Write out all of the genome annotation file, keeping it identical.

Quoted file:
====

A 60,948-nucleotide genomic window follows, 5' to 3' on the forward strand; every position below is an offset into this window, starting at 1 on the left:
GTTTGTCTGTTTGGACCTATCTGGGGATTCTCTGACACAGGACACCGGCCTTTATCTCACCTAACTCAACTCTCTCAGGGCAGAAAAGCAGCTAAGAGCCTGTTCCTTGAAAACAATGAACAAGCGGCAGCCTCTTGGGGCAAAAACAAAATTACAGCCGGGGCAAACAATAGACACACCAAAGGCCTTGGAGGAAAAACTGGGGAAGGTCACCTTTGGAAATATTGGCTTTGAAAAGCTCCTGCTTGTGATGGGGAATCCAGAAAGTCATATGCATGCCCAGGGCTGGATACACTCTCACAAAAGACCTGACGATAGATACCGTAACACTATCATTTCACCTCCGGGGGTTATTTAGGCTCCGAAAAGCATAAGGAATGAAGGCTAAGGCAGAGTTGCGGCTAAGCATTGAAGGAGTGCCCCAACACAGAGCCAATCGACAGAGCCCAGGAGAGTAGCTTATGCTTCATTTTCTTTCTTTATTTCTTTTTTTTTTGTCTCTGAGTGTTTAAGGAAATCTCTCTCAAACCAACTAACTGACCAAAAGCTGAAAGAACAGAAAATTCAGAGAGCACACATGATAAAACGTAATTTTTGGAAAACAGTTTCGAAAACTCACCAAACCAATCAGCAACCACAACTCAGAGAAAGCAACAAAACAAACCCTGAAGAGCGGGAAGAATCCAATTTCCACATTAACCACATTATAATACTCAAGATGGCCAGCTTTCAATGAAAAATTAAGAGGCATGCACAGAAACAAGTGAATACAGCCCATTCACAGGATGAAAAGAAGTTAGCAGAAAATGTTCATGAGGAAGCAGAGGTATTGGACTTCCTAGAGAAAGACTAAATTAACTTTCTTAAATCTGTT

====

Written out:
A 60,948-nucleotide genomic window follows, 5' to 3' on the forward strand; every position below is an offset into this window, starting at 1 on the left:
GTTTGTCTGTTTGGACCTATCTGGGGATTCTCTGACACAGGACACCGGCCTTTATCTCACCTAACTCAACTCTCTCAGGGCAGAAAAGCAGCTAAGAGCCTGTTCCTTGAAAACAATGAACAAGCGGCAGCCTCTTGGGGCAAAAACAAAATTACAGCCGGGGCAAACAATAGACACACCAAAGGCCTTGGAGGAAAAACTGGGGAAGGTCACCTTTGGAAATATTGGCTTTGAAAAGCTCCTGCTTGTGATGGGGAATCCAGAAAGTCATATGCATGCCCAGGGCTGGATACACTCTCACAAAAGACCTGACGATAGATACCGTAACACTATCATTTCACCTCCGGGGGTTATTTAGGCTCCGAAAAGCATAAGGAATGAAGGCTAAGGCAGAGTTGCGGCTAAGCATTGAAGGAGTGCCCCAACACAGAGCCAATCGACAGAGCCCAGGAGAGTAGCTTATGCTTCATTTTCTTTCTTTATTTCTTTTTTTTTTGTCTCTGAGTGTTTAAGGAAATCTCTCTCAAACCAACTAACTGACCAAAAGCTGAAAGAACAGAAAATTCAGAGAGCACACATGATAAAACGTAATTTTTGGAAAACAGTTTCGAAAACTCACCAAACCAATCAGCAACCACAACTCAGAGAAAGCAACAAAACAAACCCTGAAGAGCGGGAAGAATCCAATTTCCACATTAACCACATTATAATACTCAAGATGGCCAGCTTTCAATGAAAAATTAAGAGGCATGCACAGAAACAAGTGAATACAGCCCATTCACAGGATGAAAAGAAGTTAGCAGAAAATGTTCATGAGGAAGCAGAGGTATTGGACTTCCTAGAGAAAGACTAAATTAACTTTCTTAAATCTGTT